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Shopping for Groceries During a Recession

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How to Buy a Hundred Dollars Worth of Groceries for Only Thirty Dollars

I am like most other people, trying to find new ways to stretch my dollars. Today I discovered a way to find excellent bargains. I almost turned every dollar I spent into three dollars. The savings were so substantial that I wanted to share this valuable information with you.

Everyday most people like myself drive by these stores that have incredible bargains, but many of us never stop to investigate. Today I got curious and decided to pull into the parking lot and see what was behind the dusty windows.

As I walked through the isles with my husband I found myself amazed at the bargains. I was consumed with the savings and tried to look at everything they had to offer. I couldn’t believe I was driving by these dramatic savings everyday.

Everyday Expenses Like Groceries, Learn How to Save MoneyI found Visine that normally sells for over $5.00 for only $1.49. I bought a name brand $3.00 bottle of maple syrup for $1.49. The wet swiffer sweeper pads I normally pay over $8.00 were only listed at $4.00. A whole end cap was filled with every type of salad dressing you could want and were all available for only 49 cents each. Bacon that I normally pay $3.00 for was only $1.79 a packet. A $2.00 cake mix was only 79 cents. In the end I walked out of that store with three full plastic bags of groceries for only $23.00. I normally pay about that much for one full plastic bag at a regular grocery store.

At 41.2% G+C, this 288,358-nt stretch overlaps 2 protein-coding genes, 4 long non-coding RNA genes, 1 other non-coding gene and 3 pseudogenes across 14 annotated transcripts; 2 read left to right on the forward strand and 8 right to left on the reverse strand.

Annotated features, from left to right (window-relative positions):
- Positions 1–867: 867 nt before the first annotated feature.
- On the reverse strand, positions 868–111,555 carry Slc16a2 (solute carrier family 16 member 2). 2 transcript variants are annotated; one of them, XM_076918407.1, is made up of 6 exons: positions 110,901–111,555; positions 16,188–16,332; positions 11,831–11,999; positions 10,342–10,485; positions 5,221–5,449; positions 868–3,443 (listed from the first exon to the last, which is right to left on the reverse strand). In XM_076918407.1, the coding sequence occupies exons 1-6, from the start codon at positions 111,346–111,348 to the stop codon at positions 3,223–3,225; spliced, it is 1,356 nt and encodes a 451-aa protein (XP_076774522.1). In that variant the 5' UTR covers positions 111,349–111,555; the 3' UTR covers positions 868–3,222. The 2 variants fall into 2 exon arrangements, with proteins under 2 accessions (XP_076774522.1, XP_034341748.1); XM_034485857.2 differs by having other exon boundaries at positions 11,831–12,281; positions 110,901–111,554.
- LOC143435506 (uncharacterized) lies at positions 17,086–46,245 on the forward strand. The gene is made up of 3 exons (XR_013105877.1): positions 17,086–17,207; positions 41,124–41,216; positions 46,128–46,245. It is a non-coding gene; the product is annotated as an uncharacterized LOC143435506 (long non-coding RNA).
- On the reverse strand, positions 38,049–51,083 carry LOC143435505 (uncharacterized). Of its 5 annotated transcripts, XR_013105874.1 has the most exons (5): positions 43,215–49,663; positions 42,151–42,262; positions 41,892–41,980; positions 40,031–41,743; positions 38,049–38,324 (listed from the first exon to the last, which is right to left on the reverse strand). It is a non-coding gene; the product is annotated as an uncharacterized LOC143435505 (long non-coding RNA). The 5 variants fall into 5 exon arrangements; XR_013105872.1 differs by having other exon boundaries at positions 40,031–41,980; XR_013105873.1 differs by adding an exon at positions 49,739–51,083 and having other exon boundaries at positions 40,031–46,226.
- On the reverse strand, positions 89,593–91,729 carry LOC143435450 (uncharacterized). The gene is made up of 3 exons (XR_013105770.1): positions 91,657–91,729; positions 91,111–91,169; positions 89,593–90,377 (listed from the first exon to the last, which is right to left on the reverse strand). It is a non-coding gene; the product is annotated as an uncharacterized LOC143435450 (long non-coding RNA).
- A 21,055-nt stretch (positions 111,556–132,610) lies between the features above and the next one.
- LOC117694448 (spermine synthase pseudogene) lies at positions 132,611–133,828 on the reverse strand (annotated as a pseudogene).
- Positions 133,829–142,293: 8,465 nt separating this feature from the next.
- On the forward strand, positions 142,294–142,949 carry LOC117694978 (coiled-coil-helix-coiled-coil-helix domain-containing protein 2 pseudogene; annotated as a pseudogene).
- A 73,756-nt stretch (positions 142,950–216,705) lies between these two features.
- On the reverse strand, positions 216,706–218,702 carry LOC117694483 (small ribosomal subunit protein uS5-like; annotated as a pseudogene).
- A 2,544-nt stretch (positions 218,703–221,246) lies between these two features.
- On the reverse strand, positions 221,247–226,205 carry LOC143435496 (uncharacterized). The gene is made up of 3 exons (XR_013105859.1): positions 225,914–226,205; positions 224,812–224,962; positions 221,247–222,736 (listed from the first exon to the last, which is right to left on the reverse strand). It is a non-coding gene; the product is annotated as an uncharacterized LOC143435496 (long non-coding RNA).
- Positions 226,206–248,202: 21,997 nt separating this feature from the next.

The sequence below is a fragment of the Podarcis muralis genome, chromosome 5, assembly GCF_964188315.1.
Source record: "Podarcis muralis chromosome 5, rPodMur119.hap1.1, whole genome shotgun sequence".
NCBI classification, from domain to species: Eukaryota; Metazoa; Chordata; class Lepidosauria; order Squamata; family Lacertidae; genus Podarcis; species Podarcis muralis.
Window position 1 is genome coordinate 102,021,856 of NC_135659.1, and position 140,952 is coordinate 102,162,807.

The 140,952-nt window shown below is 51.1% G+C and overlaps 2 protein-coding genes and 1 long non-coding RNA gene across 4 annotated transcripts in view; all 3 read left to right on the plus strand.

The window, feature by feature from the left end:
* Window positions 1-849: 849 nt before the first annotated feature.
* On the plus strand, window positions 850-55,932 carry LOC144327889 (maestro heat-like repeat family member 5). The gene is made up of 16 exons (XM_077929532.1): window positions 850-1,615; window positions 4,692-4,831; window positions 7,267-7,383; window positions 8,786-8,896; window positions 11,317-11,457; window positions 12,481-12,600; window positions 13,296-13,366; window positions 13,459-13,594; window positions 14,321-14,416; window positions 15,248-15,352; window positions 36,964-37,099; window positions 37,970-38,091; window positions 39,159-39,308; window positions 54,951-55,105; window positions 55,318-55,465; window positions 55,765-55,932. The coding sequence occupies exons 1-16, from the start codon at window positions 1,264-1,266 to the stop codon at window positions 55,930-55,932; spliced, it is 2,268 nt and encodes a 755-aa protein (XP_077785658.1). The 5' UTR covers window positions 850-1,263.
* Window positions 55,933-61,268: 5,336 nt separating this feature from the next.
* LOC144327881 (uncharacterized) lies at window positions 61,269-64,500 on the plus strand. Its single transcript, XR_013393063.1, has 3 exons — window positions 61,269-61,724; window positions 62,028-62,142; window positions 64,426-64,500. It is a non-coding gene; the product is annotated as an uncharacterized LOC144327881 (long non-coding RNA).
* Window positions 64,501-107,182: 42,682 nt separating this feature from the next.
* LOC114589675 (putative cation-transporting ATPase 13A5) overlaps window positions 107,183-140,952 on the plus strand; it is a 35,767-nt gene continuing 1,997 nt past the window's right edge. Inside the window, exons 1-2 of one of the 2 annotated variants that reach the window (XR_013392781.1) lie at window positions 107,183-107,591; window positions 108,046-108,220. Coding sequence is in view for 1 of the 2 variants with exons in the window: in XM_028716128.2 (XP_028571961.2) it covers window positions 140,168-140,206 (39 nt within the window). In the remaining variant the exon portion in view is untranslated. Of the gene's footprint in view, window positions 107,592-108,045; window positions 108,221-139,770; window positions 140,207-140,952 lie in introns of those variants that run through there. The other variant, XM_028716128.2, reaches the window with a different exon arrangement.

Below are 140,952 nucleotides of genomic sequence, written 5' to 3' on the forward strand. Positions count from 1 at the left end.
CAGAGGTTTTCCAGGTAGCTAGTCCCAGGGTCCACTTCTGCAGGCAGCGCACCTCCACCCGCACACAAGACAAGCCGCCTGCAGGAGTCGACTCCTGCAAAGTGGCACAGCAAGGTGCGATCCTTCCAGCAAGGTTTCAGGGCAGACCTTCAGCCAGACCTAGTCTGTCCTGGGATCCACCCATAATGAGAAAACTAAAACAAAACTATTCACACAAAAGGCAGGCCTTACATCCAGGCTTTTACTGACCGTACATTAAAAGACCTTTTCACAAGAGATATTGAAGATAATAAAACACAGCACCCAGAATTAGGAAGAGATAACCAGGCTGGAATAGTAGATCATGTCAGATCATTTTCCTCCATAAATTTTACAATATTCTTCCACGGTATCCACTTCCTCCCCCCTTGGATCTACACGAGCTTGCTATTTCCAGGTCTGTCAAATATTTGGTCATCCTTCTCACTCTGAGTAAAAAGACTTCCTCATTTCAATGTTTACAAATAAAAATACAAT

After we got home my husband and I scanned the items and noticed some of the products had expired according to their expiration dates. I informed him there was no such thing as an expiration date, and began eating our delicious discount groceries. So if you are finicky about what you eat, you may want to eyeball the expiration dates before you buy the products.

Where do you get these outstanding bargains? You probably drive by them everyday just as I used to. Your local bent and dent store can stretch your dollars. The items for sale almost looked perfect and were all sealed properly.

I wondered how they could afford to sell these items so cheap. As I looked around I noticed all of the employees were dressed alike, very conservative with knit caps on. So I assumed they didn’t buy these items as damaged – the items were donated to their church. So no matter what price they put on the items, it is 100% profit for their organization.

Over the last few months my food bill has almost doubled. Inflation is getting outrageous paying almost $2.00 each for an apple or a tomato. As the economy worsens these food prices may continue higher. I’m scrambling for every way I can find to cut costs and you should too. You can shop at Walmart if you want to; I’ll be at the local bent and dent or dollar store hunting for my food.


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About the Author

Rhonda Evans

Rhonda is the founder and editor of MoneyPoint Live. She is a retired Senior Chief from the USN, mother of two, previous small business owner, and entrepreneur.

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